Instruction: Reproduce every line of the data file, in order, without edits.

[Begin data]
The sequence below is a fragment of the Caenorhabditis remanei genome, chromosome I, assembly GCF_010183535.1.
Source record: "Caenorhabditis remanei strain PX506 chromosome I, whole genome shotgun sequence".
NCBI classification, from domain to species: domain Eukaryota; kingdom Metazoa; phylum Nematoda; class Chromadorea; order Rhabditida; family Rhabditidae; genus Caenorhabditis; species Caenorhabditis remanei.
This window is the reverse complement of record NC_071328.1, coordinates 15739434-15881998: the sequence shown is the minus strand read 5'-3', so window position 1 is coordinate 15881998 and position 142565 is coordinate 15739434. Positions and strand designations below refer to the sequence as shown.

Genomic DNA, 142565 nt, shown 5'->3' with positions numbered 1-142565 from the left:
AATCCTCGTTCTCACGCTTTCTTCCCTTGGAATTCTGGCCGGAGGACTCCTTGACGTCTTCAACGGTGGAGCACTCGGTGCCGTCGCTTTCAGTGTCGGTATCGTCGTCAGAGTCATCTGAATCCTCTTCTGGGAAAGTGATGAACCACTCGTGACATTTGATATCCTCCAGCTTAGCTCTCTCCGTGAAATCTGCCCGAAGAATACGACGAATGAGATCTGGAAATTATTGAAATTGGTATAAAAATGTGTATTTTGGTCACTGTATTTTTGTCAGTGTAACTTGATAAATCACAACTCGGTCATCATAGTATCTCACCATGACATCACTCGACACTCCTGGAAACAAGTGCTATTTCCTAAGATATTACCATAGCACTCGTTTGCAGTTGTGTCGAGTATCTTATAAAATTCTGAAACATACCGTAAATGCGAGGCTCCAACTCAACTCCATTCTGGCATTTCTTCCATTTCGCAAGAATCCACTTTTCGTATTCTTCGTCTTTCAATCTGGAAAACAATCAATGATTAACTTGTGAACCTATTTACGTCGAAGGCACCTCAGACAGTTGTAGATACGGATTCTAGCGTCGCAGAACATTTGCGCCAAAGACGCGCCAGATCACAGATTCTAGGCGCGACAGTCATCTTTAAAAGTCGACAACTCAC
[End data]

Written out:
The sequence below is a fragment of the Caenorhabditis remanei genome, chromosome I, assembly GCF_010183535.1.
Source record: "Caenorhabditis remanei strain PX506 chromosome I, whole genome shotgun sequence".
NCBI classification, from domain to species: domain Eukaryota; kingdom Metazoa; phylum Nematoda; class Chromadorea; order Rhabditida; family Rhabditidae; genus Caenorhabditis; species Caenorhabditis remanei.
This window is the reverse complement of record NC_071328.1, coordinates 15739434-15881998: the sequence shown is the minus strand read 5'-3', so window position 1 is coordinate 15881998 and position 142565 is coordinate 15739434. Positions and strand designations below refer to the sequence as shown.

Genomic DNA, 142565 nt, shown 5'->3' with positions numbered 1-142565 from the left:
AATCCTCGTTCTCACGCTTTCTTCCCTTGGAATTCTGGCCGGAGGACTCCTTGACGTCTTCAACGGTGGAGCACTCGGTGCCGTCGCTTTCAGTGTCGGTATCGTCGTCAGAGTCATCTGAATCCTCTTCTGGGAAAGTGATGAACCACTCGTGACATTTGATATCCTCCAGCTTAGCTCTCTCCGTGAAATCTGCCCGAAGAATACGACGAATGAGATCTGGAAATTATTGAAATTGGTATAAAAATGTGTATTTTGGTCACTGTATTTTTGTCAGTGTAACTTGATAAATCACAACTCGGTCATCATAGTATCTCACCATGACATCACTCGACACTCCTGGAAACAAGTGCTATTTCCTAAGATATTACCATAGCACTCGTTTGCAGTTGTGTCGAGTATCTTATAAAATTCTGAAACATACCGTAAATGCGAGGCTCCAACTCAACTCCATTCTGGCATTTCTTCCATTTCGCAAGAATCCACTTTTCGTATTCTTCGTCTTTCAATCTGGAAAACAATCAATGATTAACTTGTGAACCTATTTACGTCGAAGGCACCTCAGACAGTTGTAGATACGGATTCTAGCGTCGCAGAACATTTGCGCCAAAGACGCGCCAGATCACAGATTCTAGGCGCGACAGTCATCTTTAAAAGTCGACAACTCAC